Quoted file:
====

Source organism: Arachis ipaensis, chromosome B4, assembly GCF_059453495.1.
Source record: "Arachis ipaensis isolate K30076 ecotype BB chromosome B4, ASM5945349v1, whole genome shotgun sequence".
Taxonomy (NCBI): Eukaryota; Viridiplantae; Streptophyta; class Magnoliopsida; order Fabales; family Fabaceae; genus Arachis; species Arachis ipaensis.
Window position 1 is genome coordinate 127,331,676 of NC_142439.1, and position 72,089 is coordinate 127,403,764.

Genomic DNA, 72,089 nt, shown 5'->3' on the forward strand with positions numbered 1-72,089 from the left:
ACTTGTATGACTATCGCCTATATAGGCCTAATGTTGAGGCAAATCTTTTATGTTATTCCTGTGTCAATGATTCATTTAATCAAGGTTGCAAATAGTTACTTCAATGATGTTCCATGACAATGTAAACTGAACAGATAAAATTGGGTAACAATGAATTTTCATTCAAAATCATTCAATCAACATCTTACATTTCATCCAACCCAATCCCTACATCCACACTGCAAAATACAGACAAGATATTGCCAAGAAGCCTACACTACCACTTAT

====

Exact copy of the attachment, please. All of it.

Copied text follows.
Source organism: Arachis ipaensis, chromosome B4, assembly GCF_059453495.1.
Source record: "Arachis ipaensis isolate K30076 ecotype BB chromosome B4, ASM5945349v1, whole genome shotgun sequence".
Taxonomy (NCBI): Eukaryota; Viridiplantae; Streptophyta; class Magnoliopsida; order Fabales; family Fabaceae; genus Arachis; species Arachis ipaensis.
Window position 1 is genome coordinate 127,331,676 of NC_142439.1, and position 72,089 is coordinate 127,403,764.

Genomic DNA, 72,089 nt, shown 5'->3' on the forward strand with positions numbered 1-72,089 from the left:
ACTTGTATGACTATCGCCTATATAGGCCTAATGTTGAGGCAAATCTTTTATGTTATTCCTGTGTCAATGATTCATTTAATCAAGGTTGCAAATAGTTACTTCAATGATGTTCCATGACAATGTAAACTGAACAGATAAAATTGGGTAACAATGAATTTTCATTCAAAATCATTCAATCAACATCTTACATTTCATCCAACCCAATCCCTACATCCACACTGCAAAATACAGACAAGATATTGCCAAGAAGCCTACACTACCACTTAT